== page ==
Does invisible illness make you question your identity? Do you often find yourself asking, “Who Am I Now?” or find yourself trying to explain this to others who do view you as ill? Join Tiffany as she provides tips to help you understand your ‘new identity’, empowering you to begin to overcome the invisible stigma and teach others what you see isn’t always what you get. Instead of asking yourself “Who am I now–after this diagnosis?” She will point you toward the real question you should be asking yourself.
Tiffany Westrich is the Founder and CEO of the International Autoimmune Arthritis Movement (IAAM), the 1st and only nonprofit to focus solely on the primary joint diseases that include an autoimmune component. She is one of two IAAM Officers who serves on the Advisory Panel, is President of the Board of Directors, and is a key participant in creating and managing every facet of the organization. IAAM is 100% created and run by those affected by these diseases and the programs are created to coordinate with other nonprofit efforts globally; so IAAM is designed to collaborate, not to compete, with other groups in order to best serve the community.
IAAM established World Autoimmune Arthritis Day (WAAD) in January of 2012, which serves as an annual, online Virtual Convention focusing on awareness and education. This event is global, uniting dozens of nonprofits and support groups around the world who all provide resources for those seeking out Autoimmune Arthritis information. Tiffany acts as the Event Coordinator and Host, as well as monitors and participates in all live presentations and chat sessions. The event was such a success that IAAM was invited by the European League Against Rheumatism (EULAR), the Event Coordinators of World Arthritis Day (WAD), to bridge a WAAD and WAD partnership which aims to bring more focus to the Autoimmune Arthritis diseases.
IAAM has only been a 501c3 nonprofit since May of 2011, but they continue to make waves in the community with their cutting edge programs and initiatives. Current programs include the Media Awareness Hotline, the Juvenile Arthritis Awareness Movement (which will grow into a separate movement for each disease under the Autoimmune Arthritis umbrella), and the Medical Awareness program, which is in development and will branch into educational services for practitioners and medical schools around the world. They are also working with researchers in the arthritis in autoimmune disease community to establish better understanding about the similarities between the Autoimmune Arthritis diseases* , which in turn should promote earlier recognition, diagnosis and treatment.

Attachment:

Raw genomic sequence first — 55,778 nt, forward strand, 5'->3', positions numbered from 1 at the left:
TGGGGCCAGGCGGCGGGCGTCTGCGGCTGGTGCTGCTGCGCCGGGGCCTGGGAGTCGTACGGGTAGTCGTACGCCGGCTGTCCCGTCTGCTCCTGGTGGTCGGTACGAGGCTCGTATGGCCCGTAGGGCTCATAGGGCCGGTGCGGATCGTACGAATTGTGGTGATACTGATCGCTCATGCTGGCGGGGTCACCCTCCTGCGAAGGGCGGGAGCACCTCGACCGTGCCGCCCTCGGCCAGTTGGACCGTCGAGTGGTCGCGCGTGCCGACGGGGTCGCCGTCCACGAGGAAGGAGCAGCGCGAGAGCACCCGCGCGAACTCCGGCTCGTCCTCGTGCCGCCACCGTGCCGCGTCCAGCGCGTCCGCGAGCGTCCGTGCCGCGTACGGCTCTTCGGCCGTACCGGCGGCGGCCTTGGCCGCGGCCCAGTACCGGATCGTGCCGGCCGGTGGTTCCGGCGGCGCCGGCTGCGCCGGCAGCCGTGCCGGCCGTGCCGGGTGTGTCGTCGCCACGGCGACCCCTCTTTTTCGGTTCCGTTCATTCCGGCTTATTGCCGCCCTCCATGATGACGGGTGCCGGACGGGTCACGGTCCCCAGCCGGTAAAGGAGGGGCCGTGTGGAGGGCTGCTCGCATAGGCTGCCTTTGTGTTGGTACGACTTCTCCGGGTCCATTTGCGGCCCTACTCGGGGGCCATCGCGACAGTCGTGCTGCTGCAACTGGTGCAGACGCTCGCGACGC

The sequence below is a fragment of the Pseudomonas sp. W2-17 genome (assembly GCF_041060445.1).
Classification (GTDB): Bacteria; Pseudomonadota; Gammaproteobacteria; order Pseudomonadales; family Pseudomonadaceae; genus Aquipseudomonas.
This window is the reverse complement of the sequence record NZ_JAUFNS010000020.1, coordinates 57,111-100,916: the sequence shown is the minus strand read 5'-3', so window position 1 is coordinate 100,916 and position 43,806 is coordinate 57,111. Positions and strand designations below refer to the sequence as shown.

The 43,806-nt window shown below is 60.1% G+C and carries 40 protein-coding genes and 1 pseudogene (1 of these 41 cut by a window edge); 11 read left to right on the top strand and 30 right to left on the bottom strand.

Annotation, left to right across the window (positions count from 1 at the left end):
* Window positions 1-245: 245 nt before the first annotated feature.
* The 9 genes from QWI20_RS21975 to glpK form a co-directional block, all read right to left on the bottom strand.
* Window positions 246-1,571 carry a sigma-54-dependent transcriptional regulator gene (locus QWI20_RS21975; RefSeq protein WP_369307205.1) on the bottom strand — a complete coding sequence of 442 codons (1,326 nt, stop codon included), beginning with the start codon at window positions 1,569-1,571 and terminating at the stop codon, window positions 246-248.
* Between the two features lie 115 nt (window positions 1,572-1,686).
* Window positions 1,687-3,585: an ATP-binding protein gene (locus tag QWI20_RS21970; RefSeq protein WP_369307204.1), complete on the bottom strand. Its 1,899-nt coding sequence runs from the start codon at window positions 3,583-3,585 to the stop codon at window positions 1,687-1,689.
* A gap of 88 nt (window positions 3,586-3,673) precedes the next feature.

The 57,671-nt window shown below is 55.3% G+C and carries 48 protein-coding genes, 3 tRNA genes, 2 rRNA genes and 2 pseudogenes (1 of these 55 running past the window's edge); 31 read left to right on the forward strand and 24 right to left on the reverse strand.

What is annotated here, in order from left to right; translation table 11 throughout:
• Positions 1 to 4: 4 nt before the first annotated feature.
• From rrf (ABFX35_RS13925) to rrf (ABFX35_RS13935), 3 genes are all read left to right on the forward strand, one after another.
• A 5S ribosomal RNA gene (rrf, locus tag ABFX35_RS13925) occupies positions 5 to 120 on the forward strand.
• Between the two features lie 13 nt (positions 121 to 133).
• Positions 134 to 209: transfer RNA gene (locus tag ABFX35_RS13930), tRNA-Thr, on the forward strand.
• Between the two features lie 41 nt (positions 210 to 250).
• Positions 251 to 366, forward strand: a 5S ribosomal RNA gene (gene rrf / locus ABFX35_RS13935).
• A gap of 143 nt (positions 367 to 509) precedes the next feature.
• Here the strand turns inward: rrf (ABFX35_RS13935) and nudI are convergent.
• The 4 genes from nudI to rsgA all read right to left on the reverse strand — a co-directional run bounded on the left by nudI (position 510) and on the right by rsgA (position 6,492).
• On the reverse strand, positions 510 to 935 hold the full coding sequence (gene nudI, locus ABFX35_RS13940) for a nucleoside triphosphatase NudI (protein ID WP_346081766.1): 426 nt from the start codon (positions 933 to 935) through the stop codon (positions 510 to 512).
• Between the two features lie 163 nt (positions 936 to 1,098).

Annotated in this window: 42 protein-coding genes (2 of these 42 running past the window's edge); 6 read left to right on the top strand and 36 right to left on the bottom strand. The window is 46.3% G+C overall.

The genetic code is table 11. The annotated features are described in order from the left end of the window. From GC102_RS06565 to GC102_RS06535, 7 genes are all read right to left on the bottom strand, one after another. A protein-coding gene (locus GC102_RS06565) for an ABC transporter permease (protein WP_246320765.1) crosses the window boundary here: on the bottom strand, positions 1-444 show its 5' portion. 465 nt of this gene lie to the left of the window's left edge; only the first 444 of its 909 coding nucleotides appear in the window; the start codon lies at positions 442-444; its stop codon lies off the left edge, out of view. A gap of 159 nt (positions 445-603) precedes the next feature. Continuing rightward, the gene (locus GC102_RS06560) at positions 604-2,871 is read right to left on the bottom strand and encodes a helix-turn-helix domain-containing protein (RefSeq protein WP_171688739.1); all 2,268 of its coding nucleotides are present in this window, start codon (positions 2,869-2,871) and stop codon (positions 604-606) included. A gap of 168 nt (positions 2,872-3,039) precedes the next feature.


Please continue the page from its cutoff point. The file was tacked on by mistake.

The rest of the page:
Tiffany also serves in the NIAMS Coalition and has flown to Washington DC as a Patient Advocate with both the American College of Rheumatology and the Arthritis Foundation on several occasions. She often participates in a variety of panels, including most recently as a Consumer Reviewer for the American Institute of Biological Sciences (AIBS), assessing clinical trial studies for a variety of arthritis diseases. In addition to public and online advocating, Tiffany writes a blog, Autoimmune Arthritis = Autoimmune Disease+Arthritis, and has been published in a variety of sources such as MyRACentral.com and The Rheumatologist. She has worked professionally as a public speaker and continues to speak at events pertaining to Autoimmune Arthritis awareness and education, including hosting presentations at the Arthritis Foundations’ JA Conference 2012 and creating and online, interactive classes in awareness and wellness education.
*Autoimmune Arthritis diseases include Rheumatoid Arthritis, Psoriatic Arthritis, Ankylosing Spondylitis, Sjogren’s Syndrome, Systemic Lupus Erythematosis, Juvenile Arthritis, Still’s Disease and also included under this umbrella is Mixed Connective Tissue Disease and Undifferentiated Connective Tissue Disease/Undifferentiated Spondyloarthropathy. These are the diseases, as classified by IAAM and a team of rheumatologists, that meet the criteria for primary joint diseases with an autoimmune component. While other diseases are autoimmune and can involve the joints, given they are not primary joint diseases, but rather primary gastrointestinal or vascular or muscular, etc, they are considered “Autoimmune Arthritis related diseases”.
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